British retail sales volumes fall more than expected

Shops blame cost-of-living crisis and unseasonably warm weather for September's 0.9 per cent decline

Sales volumes dropped by 0.9 per cent in September, after what was a modest 0.4 per cent rise the previous month. Bloomberg
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Having staged a modest recovery in August, UK retail sales volumes fell in September, the Office for National Statistics (ONS) has said.

Sales volumes were down by 0.9 per cent in September, following a rise of 0.4 per cent in August.

Economists had predicted a fall of 0.2 per cent, following 14 consecutive rises in interest rates.

Richard Hunter, head of markets at Interactive Investor. said the numbers showed the UK consumer "may finally be retrenching, given both cost-of-living pressures and what has been a fairly relentless interest rate-hiking policy from the Bank of England".

Shops highlighted the continuing cost-of-living crisis and the unseasonably warm September weather, which stalled the start of autumn clothing sales, as reasons for the slump.

In non-store retailing, which is mostly online, sales volumes fell by 2.2 per cent in September, following a dip of fall of 0.9 per cent the previous month.

Gizem Gunday, partner at McKinsey and company, said: “There are also signs that cautious customers are cutting back spending on discretionary items, with non-food categories particularly hard hit and big-ticket items like furniture and jewellery all down.

"September’s Indian summer has also impacted sales of new-season clothing.

“Online sales were also not helped by the warm weather and the continued cautious nature of consumers towards non-food spending," she added.

'Steeper consumer pullback'

With retailers now entering what is often called the "golden quarter", the run that includes Black Friday, Christmas and January sales, there are some fears that the cost-of-living crisis will hold down consumer spending over this crucial period.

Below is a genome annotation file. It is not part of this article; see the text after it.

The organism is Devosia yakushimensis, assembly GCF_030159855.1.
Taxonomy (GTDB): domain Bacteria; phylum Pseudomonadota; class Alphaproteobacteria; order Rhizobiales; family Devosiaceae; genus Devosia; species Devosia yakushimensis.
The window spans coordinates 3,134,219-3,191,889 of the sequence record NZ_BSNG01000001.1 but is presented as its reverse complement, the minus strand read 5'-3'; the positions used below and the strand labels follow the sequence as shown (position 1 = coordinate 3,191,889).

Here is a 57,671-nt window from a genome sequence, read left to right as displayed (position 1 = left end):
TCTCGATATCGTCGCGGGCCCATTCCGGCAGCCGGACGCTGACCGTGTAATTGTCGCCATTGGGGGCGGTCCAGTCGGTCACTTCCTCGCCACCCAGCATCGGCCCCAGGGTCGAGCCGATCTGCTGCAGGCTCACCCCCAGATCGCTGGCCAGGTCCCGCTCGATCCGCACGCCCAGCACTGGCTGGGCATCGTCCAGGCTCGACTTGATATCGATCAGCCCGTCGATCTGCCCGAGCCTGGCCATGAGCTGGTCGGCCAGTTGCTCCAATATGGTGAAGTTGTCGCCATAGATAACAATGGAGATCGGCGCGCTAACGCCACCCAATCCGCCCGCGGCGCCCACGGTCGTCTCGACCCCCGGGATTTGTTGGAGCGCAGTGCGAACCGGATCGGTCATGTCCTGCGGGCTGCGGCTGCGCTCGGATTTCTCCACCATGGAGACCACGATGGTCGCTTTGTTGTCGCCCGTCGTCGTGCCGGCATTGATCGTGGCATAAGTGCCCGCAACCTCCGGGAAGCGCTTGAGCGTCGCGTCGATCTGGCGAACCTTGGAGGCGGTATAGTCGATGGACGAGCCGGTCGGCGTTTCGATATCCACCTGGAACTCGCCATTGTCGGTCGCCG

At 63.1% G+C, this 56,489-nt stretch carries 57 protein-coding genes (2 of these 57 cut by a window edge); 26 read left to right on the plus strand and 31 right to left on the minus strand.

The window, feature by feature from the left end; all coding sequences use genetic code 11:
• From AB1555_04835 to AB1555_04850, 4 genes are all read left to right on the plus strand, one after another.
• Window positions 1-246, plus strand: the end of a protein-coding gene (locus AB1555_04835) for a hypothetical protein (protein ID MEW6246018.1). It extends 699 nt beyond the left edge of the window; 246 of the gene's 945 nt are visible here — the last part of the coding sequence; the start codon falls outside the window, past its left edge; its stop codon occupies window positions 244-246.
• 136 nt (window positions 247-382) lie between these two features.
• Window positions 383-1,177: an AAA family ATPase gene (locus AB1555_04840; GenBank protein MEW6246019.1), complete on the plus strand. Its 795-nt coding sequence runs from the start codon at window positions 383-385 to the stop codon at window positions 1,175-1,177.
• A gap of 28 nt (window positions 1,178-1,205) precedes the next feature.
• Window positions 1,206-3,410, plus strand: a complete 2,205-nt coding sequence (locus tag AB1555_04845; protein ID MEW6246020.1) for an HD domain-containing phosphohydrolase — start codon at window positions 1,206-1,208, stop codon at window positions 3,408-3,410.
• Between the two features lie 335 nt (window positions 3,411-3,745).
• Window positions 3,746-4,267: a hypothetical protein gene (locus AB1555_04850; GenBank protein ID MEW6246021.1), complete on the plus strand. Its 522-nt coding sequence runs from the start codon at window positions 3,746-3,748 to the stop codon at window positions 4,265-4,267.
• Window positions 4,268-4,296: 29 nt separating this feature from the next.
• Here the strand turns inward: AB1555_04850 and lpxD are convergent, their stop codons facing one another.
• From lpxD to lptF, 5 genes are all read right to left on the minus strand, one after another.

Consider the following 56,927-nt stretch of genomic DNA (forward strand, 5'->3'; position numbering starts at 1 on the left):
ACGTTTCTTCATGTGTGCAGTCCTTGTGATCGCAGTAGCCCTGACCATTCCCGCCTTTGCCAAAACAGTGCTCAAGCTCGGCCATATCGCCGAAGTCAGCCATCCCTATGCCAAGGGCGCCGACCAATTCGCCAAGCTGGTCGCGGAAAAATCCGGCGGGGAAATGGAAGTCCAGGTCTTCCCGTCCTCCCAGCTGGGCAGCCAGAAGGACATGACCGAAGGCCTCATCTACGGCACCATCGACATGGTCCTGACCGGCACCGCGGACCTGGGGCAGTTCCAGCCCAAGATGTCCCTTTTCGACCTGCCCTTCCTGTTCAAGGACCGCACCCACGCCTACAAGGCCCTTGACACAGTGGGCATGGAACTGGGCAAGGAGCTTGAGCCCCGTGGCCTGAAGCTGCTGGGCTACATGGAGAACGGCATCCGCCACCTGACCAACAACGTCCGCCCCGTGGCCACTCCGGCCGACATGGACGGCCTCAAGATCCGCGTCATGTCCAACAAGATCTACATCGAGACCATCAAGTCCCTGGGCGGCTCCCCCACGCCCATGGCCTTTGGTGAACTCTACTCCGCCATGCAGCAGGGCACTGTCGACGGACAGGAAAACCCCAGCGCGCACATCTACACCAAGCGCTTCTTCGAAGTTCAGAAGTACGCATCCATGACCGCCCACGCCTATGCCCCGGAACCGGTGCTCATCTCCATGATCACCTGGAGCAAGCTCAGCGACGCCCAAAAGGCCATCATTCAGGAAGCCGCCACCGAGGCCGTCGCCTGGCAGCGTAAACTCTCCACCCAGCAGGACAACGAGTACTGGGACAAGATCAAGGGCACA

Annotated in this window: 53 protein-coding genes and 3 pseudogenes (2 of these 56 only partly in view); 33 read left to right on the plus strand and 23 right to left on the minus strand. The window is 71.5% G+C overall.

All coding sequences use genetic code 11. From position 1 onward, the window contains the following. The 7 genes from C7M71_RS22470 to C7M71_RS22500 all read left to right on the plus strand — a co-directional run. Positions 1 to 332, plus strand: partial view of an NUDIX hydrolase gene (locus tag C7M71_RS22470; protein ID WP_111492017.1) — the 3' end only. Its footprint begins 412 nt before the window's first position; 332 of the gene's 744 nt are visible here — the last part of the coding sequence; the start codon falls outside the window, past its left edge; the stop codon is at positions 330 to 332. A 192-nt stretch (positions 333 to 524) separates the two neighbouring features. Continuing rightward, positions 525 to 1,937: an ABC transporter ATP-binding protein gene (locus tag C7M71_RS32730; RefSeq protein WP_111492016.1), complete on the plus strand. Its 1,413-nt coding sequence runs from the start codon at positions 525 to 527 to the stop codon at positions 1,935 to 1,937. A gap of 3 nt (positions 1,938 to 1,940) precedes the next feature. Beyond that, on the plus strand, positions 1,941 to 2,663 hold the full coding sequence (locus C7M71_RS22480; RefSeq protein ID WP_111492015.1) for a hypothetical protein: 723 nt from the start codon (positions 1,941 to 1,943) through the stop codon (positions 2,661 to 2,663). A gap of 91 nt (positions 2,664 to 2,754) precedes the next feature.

"While no one was expecting the month to be a bright spot for the high street, the full picture suggests a harsher-than-expected reining in of discretionary spending," said Sophie Lund-Yates, lead equity analyst at Hargreaves Lansdown, who also pointed out the "growing anxiety and the potential that we’re looking at a steeper consumer pullback than forecast as we head into the Christmas trading season”.

On the other hand, there is some hope that the recent falls in inflation will loosen purse strings and open wallets in time to boost festive-season spending.

“With the golden quarter fast approaching, retailers are hopeful that easing inflation we have seen in recent months will boost consumer confidence," said Helen Dickinson, chief executive of the British Retail Consortium.

"Retailers will continue to support customers by bringing prices down wherever they can. But the support they can provide will be limited by the expected £470 million-a-year [$569 million] rise to business rates from next April.

"The Chancellor must scrap the rates rise in his upcoming budget so retailers can continue to deliver the best value for customers over the festive period and beyond.”

Meanwhile, consumer confidence in the UK fell at its sharpest rate since the start of the Covid-19 pandemic, according to GfK.

The research company's well-respected monthly gauge of consumer sentiment declined nine points to minus 30 in October.

The fall was the largest since April 2020, when the first pandemic lockdown took place, and is fairly similar to the drop registered shortly after the Brexit vote in 2016.

Updated: October 20, 2023, 7:58 AM